5 Impossible Things to Explain to the Non-Swimmer

Photo Courtesy: Hayley Good

5 Impossible Things to Explain to the Non-Swimmer

By Erin Himes, Swimming World College Intern

Swimming is a different sport, which is why explaining things to non-swimmers can get tricky sometimes. While swimmers pretty much speak another language, here are a few of the hardest things to explain to someone who doesn’t spend their days in the pool.

1. Taking one day off will kill you.

Alicia Coutts collapses on pool deck after another hard set at training. University of Auburn Aquatic Centre, Alabama USA. Australian Olympic Swimming Team are in their final training staging Camp before heading over to the Rio2016 Olympic Games. July 30 2016. Photo by Delly Carr. Pic credit mandatory for complimentary exclusive editorial usage. Thank You.

Photo Courtesy: Delly Carr / Swimming Australia Ltd.

One day off of working out isn’t the worst thing for the average gym-goer. However, for a swimmer, one day feels like a week off of anything else. When a non-swimmer can’t understand why you can’t miss just one practice, you know they have never experienced that feeling.

2. Just how significant half a second is

Photo Courtesy: Griffin Scott

Photo Courtesy: Griffin Scott

When a non-swimmer shows up to a meet and sees a personal best by .50 seconds, they might be surprised to see a smile. Those who don’t spend every day working for those slim margins of victory probably can’t comprehend how sweet it feels, even when it is small.

3. How long a meet is


Photo Courtesy: Delly Carr / Swimming Australia Ltd.

Explaining that your race that is just a few minutes long is going to take up your entire day, or even your entire weekend, is confusing for those who don’t know about it. Prelims, finals, and the obvious in-between nap are extremely time consuming, as swimmers know.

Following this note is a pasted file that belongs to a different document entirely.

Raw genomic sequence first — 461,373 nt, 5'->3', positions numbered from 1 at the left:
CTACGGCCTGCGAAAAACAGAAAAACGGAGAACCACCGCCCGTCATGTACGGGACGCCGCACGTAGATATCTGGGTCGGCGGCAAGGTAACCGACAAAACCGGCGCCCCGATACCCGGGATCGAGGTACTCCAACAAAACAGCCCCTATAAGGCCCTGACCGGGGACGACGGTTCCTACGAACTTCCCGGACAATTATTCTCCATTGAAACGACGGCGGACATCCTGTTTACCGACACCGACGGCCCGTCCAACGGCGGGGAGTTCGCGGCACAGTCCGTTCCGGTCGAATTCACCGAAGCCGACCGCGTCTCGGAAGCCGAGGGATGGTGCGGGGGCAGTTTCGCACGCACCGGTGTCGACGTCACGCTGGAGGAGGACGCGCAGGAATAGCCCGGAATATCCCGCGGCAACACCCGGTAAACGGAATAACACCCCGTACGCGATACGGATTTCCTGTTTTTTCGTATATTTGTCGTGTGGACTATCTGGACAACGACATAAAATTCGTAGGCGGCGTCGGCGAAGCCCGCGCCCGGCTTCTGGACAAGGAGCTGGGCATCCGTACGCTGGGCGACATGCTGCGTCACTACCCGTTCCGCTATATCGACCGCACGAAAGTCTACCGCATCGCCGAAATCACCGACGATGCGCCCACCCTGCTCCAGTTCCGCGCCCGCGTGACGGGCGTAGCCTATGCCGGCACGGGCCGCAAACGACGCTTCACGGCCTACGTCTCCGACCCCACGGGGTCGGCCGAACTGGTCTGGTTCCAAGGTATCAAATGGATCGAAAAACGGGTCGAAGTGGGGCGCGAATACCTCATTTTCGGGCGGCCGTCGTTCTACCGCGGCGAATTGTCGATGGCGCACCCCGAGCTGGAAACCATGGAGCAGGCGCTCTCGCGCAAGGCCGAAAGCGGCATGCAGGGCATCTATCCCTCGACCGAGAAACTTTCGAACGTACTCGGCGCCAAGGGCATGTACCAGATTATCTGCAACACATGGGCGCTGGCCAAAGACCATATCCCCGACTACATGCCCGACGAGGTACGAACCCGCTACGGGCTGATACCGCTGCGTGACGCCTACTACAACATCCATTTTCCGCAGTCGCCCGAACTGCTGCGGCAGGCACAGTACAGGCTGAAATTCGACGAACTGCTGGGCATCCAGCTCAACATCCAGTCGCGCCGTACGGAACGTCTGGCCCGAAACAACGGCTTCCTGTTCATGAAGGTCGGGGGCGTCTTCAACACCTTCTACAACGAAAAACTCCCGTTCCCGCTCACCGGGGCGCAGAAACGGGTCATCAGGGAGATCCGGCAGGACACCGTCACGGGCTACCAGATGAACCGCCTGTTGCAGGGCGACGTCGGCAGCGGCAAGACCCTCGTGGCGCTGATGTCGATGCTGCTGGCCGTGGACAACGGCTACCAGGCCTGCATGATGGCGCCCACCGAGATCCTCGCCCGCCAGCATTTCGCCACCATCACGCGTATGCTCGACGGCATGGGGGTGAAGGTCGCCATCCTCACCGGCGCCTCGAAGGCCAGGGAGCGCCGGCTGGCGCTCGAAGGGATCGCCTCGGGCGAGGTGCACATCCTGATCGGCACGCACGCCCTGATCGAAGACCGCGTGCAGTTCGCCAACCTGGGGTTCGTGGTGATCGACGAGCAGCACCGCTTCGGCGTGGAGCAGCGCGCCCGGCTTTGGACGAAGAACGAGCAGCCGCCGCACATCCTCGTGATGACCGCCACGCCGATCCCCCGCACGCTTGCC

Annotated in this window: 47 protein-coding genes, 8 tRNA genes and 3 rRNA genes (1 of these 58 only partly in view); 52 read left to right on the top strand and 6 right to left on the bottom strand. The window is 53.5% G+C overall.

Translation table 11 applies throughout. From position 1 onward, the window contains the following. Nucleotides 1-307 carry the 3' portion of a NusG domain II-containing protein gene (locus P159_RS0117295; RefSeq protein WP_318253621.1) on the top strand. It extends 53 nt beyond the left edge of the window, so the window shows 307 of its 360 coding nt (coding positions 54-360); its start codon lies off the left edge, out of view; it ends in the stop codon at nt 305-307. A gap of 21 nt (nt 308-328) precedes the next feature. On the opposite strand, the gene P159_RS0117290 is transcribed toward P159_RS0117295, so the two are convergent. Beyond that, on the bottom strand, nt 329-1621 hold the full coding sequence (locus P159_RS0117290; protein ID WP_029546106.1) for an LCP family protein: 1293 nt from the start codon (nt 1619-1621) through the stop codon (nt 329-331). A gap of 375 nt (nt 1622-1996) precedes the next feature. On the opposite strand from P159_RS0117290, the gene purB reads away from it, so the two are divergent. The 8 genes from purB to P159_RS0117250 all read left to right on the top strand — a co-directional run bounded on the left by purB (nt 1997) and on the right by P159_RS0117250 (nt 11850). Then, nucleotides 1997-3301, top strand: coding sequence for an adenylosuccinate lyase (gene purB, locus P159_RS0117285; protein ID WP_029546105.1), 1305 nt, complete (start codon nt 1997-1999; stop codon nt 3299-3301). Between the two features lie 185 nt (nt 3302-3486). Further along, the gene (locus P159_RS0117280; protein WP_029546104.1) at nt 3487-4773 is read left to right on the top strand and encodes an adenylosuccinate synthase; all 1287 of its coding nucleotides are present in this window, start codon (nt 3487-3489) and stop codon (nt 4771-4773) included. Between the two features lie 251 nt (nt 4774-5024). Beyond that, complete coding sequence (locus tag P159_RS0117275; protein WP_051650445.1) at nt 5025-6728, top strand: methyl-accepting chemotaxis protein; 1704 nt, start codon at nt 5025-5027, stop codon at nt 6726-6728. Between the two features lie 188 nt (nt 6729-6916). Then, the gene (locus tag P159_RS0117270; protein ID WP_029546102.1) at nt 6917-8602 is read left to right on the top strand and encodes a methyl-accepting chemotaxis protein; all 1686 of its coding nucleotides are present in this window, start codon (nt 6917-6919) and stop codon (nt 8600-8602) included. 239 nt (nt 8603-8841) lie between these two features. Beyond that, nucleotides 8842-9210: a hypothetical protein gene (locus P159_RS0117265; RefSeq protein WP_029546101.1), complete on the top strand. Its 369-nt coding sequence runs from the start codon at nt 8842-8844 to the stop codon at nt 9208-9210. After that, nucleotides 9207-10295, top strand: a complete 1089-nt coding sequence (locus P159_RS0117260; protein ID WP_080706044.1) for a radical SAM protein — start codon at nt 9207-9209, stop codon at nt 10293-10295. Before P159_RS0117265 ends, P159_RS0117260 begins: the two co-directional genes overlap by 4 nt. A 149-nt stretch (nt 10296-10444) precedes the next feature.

4. That winning isn’t the only important thing


Photo Courtesy: Erich Schlegel-USA TODAY Sports

One of the most difficult concepts to explain to a non-swimmer is that losing a meet doesn’t always hold just disappointment. When a classmate or friend asks “Did you win?!” only to be answered with no, there’s an assumption of sadness after the answer. However, explaining that the meet might have been a success because of new best times and strong team efforts always throws people off a bit.

5. Taper

georgia-relay-ncaa-championships swimmer

Photo Courtesy: Reagan Lunn/Georgia Tech Athletics

Explaining to a non-swimmer that we swim less in order to go faster is maybe the most confusing part of the sport. To an outsider, it makes absolutely no sense that you would back off before a big meet. To a swimmer, the importance and necessity of taper is absolutely unquestionable.

All commentaries are the opinion of the author and do not necessarily reflect the views of Swimming World Magazine nor its staff.


  1. Rodolfo Arrue

    6) that swimming is the toughest / most demanding sport… ever

  2. avatar

    Getting in the water at 6 am to ??‍♂️ ?‍♀️ b fore school

  3. avatar

    Chlorine smells better than any perfume on our skin ?

  4. avatar
    Francisco J Serrano

    going to my 70th birthday in few days I still need the swimming, need the pool (addiction ??).. need to feel the water.

  5. avatar

    The feeling of happiness when you dive in after not swimming in a long time.

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